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This book describes the production of porcelain, which reached a peak of technical perfection in the early eighteen century, and sets it against a wider historical and political background. The story is followed right through to the nineteenth and twentieth centuries, a period which has often been neglected. Information on techniques and on kiln construction is linked with descriptions of the personalities behind the industry. Technological advances led to many manufacturing and decorating innovations, which are illustrated by key pieces from the V&A's fine collection. Rich color glazes, sparkling blue and white and brilliant enamel-decorated vessels are all testimony to the important role played by ceramics in the history of Chinese art and design.
This volume is the result of much careful effort and enterprise on the part of the author. For the visual documentation alone the book is well worth having in the libraries of all those interested in Chinese ceramics. (South China Morning Post, Aug. 11, 1990)
In this extraordinary volume, Wood provides a window, an avenue perhaps, into the composition and techniques used by ancient Chinese potters to achieve superb glazes admired by potters all over the world. It is an exhaustive study of both high and low temperature glazes; in a clear, straightforward manner, Wood explains how old recipes can be transcribed for today's raw materials. In a well-documented text, beautifully illustrated by both color and black-and-white photographs, Wood describes Chinese ceramic development, from the Bronze Age through the Tang and Song dynasty monochrome stoneware glazes, to the fine porcelains of Southern China. A must-have volume not only for potters but for those seeking information on Chinese glazes.
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A New Comprehensive Survey Form the Asian Art Museum of San Francisco
by Li He
From the Publisher
China has the longest and most highly developed ceramic tradition in the world, encompassing early Neolithic earthenwares, the finely glazed stoneware pieces of the Song period, and the years of Imperial patronage and export ware for the new markets of the West. Most studies of Chinese art deal with types, period or styles, but this historical examination of Chinese ceramics, which uses recent research, explains how the evolution of pottery depended upon the technological developments of the Chinese culture. The book's practical approach makes full use of archaeological reports to show how differing geographical areas, materials and developing technology all shaped the evolution of Chinese ceramics.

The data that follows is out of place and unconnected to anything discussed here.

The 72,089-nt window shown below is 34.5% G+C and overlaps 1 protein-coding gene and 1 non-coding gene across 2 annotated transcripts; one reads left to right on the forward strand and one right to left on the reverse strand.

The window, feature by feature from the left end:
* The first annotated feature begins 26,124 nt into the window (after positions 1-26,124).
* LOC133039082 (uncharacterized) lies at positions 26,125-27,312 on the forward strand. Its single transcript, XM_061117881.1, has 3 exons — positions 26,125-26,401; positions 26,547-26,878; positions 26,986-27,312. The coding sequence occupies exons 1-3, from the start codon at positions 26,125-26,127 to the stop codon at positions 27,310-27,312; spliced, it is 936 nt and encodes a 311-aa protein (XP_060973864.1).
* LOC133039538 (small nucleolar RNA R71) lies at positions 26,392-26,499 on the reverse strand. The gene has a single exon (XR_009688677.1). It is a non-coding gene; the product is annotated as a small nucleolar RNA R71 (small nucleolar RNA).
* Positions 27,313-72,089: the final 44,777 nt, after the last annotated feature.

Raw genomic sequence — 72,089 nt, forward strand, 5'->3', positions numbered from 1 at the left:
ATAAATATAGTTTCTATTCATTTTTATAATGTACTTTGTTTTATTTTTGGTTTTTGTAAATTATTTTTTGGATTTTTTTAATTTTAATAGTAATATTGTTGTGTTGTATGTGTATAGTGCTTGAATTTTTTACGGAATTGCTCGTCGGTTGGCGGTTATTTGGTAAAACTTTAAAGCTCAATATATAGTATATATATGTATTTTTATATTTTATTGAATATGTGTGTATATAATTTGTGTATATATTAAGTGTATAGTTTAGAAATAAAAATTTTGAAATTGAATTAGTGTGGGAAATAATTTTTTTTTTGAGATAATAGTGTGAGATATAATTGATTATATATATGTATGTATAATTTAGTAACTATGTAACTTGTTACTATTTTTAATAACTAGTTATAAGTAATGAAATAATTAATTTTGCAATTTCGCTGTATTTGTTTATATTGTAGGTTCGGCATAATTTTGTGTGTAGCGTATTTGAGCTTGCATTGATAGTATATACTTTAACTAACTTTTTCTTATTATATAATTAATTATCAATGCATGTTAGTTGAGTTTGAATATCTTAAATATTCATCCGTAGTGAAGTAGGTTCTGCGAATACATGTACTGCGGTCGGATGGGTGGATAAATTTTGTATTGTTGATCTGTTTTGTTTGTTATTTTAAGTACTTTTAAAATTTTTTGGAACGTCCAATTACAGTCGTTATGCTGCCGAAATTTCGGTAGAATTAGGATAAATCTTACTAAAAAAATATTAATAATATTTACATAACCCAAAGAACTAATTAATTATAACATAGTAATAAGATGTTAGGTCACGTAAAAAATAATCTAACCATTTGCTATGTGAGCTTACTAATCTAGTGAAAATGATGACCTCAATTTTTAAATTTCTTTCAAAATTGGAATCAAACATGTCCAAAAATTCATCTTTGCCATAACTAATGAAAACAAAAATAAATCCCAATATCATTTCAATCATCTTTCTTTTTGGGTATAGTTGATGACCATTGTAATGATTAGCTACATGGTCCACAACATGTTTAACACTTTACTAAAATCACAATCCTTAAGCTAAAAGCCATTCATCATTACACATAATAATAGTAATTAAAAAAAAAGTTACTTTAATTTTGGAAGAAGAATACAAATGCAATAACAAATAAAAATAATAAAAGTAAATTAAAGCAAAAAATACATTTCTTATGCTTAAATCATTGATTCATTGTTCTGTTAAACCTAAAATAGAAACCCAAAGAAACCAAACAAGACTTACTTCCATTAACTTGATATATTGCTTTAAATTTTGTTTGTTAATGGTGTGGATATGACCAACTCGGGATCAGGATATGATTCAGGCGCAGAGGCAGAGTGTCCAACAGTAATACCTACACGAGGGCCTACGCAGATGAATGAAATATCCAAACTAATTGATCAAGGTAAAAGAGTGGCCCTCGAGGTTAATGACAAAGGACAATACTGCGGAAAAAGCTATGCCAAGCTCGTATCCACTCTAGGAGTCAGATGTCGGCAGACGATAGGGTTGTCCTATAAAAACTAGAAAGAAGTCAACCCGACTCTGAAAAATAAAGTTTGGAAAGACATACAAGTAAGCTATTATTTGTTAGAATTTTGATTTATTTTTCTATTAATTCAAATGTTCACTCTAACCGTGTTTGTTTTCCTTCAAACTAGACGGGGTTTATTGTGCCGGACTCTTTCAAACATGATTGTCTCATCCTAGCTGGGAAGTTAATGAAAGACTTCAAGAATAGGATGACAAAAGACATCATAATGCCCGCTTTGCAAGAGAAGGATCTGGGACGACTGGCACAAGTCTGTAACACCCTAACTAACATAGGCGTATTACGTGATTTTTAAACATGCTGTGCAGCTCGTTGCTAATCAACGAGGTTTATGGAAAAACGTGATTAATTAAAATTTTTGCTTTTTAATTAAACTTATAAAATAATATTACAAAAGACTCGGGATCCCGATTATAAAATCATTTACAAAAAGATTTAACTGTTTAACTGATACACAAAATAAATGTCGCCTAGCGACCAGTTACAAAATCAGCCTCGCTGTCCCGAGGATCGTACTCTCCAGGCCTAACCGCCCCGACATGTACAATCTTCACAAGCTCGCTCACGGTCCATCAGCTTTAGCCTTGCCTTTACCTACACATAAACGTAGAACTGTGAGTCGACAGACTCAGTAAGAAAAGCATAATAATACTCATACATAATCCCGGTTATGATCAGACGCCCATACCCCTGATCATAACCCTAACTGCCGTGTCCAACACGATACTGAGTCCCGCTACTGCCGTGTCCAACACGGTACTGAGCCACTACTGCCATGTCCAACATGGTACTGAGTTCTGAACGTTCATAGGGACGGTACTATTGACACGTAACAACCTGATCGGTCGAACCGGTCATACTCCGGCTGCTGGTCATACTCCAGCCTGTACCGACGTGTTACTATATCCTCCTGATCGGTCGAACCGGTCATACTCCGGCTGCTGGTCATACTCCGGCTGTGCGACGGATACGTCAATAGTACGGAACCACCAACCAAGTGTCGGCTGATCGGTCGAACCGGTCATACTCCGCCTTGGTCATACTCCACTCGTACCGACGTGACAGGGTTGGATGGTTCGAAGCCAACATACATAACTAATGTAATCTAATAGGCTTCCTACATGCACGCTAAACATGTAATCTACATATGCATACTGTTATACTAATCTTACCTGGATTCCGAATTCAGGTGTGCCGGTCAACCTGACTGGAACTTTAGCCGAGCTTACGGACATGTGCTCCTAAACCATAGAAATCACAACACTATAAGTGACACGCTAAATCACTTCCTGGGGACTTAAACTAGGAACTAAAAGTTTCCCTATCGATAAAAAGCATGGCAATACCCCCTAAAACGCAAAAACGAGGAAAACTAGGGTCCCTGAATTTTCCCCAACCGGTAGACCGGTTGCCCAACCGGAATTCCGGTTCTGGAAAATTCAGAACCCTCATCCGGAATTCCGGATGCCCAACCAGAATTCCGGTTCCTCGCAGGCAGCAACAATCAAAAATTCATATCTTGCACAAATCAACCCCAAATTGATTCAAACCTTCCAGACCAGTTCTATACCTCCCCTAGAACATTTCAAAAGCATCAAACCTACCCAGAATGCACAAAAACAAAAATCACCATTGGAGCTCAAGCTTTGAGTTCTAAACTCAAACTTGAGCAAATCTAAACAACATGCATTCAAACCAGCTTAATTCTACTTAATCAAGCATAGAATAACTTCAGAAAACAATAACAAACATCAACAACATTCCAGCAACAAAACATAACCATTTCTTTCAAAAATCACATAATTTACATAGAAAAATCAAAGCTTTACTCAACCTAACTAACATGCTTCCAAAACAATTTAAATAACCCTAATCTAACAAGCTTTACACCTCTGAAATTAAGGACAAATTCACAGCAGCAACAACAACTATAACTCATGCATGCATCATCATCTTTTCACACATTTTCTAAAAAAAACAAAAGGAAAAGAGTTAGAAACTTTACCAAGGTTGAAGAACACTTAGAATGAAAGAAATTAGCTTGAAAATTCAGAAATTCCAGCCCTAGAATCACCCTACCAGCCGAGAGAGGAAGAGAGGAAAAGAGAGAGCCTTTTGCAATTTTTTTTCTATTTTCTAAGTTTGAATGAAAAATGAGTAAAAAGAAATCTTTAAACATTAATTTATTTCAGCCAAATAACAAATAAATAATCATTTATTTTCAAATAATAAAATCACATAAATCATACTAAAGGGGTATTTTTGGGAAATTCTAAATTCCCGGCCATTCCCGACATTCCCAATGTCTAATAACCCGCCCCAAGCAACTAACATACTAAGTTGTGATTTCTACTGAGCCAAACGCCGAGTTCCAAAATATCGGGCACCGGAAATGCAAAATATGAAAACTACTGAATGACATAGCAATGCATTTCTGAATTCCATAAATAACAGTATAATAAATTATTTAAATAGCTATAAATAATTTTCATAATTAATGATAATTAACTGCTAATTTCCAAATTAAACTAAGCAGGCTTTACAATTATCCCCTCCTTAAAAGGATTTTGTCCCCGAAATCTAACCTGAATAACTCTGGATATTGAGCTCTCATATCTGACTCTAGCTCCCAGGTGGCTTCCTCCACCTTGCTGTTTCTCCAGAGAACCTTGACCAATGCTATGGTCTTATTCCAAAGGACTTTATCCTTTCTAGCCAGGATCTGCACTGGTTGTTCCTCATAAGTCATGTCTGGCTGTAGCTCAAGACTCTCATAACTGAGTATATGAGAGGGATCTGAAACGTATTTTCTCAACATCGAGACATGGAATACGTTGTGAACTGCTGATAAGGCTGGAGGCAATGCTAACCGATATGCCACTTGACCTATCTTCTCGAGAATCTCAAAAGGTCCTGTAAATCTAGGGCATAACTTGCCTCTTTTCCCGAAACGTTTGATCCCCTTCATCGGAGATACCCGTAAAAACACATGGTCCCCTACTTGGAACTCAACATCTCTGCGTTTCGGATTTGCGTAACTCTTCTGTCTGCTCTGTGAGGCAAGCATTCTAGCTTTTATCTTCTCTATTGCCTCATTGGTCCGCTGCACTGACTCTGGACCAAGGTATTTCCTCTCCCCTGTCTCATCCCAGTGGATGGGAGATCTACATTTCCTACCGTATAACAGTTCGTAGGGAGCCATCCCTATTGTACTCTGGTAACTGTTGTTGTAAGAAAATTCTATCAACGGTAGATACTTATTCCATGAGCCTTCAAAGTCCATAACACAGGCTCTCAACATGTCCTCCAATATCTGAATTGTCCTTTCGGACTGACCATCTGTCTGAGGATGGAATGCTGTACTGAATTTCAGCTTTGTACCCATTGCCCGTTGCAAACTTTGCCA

Export Porcelain, Standard Patterns and Forms, 1780-1880:
Standard Patterns and Forms
by Nancy Schiffer, Herbert Schiffer
Chinese Export Porcelain, Standard Patterns and Forms contains over 1000
items illustrated in black and white and 49 color plates. This book tells the story of the
exciting and dangerous "China Trade." The principal purpose of this book is to
show and discuss the many forms and variations that have made this field so fascinating.
The text is simple and factual and explodes many cherished myths and fantasies about these wares. The pictures and captions tell the story.
Ceramics: Beauty, Color, and Passion
by Fredrikke Scollard, Teresa Tse Bartholomew
Paperback (1995) Hardcover (1995)
Among the ceramic sculptures of China, none can surpass the Schiwan figures in terms of modeling, vivid expression, and colorful glazes. This presentation of the Shiwan ceramics features 100 figurines and vessels from American collections dating from the Song dynasty to the present. An appendix includes signatures and seals from the pieces.
Exhibition of Ch'Ing Dynasty Enameled Porcelain of Imperial Ateliers
Written in English & Chinese
|The British Museum Book of Chinese Art
by Jessica Rawson, Anne Farrer, Jane Portal, Shelagh Vainker
The Arts of China
by Michael Sullivan